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By Alice Loyd (through August 31, 2014)


A great number of people are working to create a more livable future, and their activities have recently been given a new name—the anti-apocalyptic movement. Here CES Musings highlights some of the positive, life-serving collective actions that may lead to an Ecozoic future.

The tenth annual renewable energy expo AREDAY, American Renewable Energy Day, was held in Aspen on August 10-13.The event is designed to highlight free-market solutions that can mitigate climate change and facilitate a global clean energy economy. This year’s speakers includedPresident Jimmy Carter, Jonathan Granoff, Tom Steyer, Chief Arvol Lookinghorse, Rev. Fletcher Harper and Ted Turner. AREDAY is a Founding Partner of the World Climate Summit (WCS) at the United Nations Framework Convention on Climate Change (COP-16, 2010, in Cancun, Mexico.) “From Competition to Collaboration” is the theme of the exposition.

Earth at Risk: The Justice and Sustainability Conference will convene on November 22-23, 2014, with some of the world’s best-known strategists in environmental defense, social justice, and grassroots activism in attendance. The goal of the San Francisco meeting is to craft game-changing responses to the converging crises. Alice Walker, Vandana Shiva, Chris Hedges, Derrick Jensen, Guy McPherson, Chief Caleen Sisk and Stan Goff are among the speakers. Sponsored by Deep Green Resistance and founded by Derrick Jensen, acclaimed author of Endgame, the annual event explores the common, root causes of each of the issues we face. Tickets are on sale at www.earthatrisk.info.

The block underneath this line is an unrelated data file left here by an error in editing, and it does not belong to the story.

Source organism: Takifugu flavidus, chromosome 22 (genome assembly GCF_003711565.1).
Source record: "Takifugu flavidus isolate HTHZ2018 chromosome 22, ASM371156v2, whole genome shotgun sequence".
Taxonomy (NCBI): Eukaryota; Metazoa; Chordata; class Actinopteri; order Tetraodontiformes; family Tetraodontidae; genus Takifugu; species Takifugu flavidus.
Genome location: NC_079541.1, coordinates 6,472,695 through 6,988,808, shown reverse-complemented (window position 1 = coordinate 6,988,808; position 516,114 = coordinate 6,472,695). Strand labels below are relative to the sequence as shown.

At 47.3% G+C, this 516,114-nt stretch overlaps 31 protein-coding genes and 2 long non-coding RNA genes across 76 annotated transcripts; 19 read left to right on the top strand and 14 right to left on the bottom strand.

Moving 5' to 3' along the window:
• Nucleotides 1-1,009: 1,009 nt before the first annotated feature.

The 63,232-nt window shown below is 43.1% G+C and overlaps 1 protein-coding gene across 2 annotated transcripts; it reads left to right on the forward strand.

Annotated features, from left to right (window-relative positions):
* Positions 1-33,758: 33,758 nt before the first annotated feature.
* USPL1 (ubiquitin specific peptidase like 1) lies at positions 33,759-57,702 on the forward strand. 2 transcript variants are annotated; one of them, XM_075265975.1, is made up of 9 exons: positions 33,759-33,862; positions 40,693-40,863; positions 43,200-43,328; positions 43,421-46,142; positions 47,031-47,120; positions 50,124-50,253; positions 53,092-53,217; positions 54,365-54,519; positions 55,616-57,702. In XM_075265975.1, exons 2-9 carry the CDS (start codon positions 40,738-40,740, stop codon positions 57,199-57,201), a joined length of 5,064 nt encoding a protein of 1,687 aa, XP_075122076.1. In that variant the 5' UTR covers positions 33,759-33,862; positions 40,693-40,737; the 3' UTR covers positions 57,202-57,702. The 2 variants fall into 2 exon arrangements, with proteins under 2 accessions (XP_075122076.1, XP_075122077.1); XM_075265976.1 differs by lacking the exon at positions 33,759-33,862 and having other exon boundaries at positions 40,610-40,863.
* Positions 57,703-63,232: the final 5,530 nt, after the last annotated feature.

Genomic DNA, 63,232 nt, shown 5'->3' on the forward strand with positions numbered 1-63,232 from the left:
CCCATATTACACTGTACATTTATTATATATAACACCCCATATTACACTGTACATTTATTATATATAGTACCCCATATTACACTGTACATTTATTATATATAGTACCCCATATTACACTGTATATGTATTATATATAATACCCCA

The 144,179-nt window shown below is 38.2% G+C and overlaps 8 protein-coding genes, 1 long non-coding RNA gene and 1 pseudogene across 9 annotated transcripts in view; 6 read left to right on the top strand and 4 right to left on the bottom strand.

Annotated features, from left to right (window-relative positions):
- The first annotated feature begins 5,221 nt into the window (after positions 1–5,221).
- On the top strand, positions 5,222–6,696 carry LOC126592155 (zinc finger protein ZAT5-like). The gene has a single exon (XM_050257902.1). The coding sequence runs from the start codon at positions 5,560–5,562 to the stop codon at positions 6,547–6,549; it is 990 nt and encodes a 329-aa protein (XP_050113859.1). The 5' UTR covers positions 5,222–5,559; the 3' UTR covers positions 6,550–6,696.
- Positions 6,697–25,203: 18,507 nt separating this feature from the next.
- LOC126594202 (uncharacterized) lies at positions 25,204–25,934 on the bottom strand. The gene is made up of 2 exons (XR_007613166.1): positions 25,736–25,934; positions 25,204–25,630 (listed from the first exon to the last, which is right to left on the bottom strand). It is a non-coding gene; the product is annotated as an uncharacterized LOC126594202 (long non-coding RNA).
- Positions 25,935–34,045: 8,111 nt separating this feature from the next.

Green Legacy Hiroshima is a volunteer initiative established to safeguard and spread worldwide the seeds and saplings of Hiroshima’s A-Bomb survivor trees. The active stage of the project began in 2013, when seeds of persimmon, Japanese hackberry, Kurogane holly and Ginkgo biloba survivor trees were collected and planted at a number of sites. The parent trees survived the bombing of Hiroshima, and their saplings symbolize the goals of the founding organizations, which include the United Nations Institute for Training and Research (UNITAR), Hiroshima Peace Culture Foundation and ANT-Hiroshima. More information about the project can be obtained at http://www.ant-hiroshima.org/ or by contacting green@ant-hiroshima.org.

The University of California has launched the UC Global Food Initiative. Under the leadership of President Janet Napolitano, together with UC’s 10 chancellors, the initiative will align the university’s research, outreach and operations in a sustained effort to develop, demonstrate and export solutions throughout California, the U.S. and the world, for food security, health and sustainability. Its focus is both external, such as how UC translates research into policy and helps communities eat more sustainably, and internal, such as how UC leverages its collective buying power and dining practices to create desirable policies and outcomes.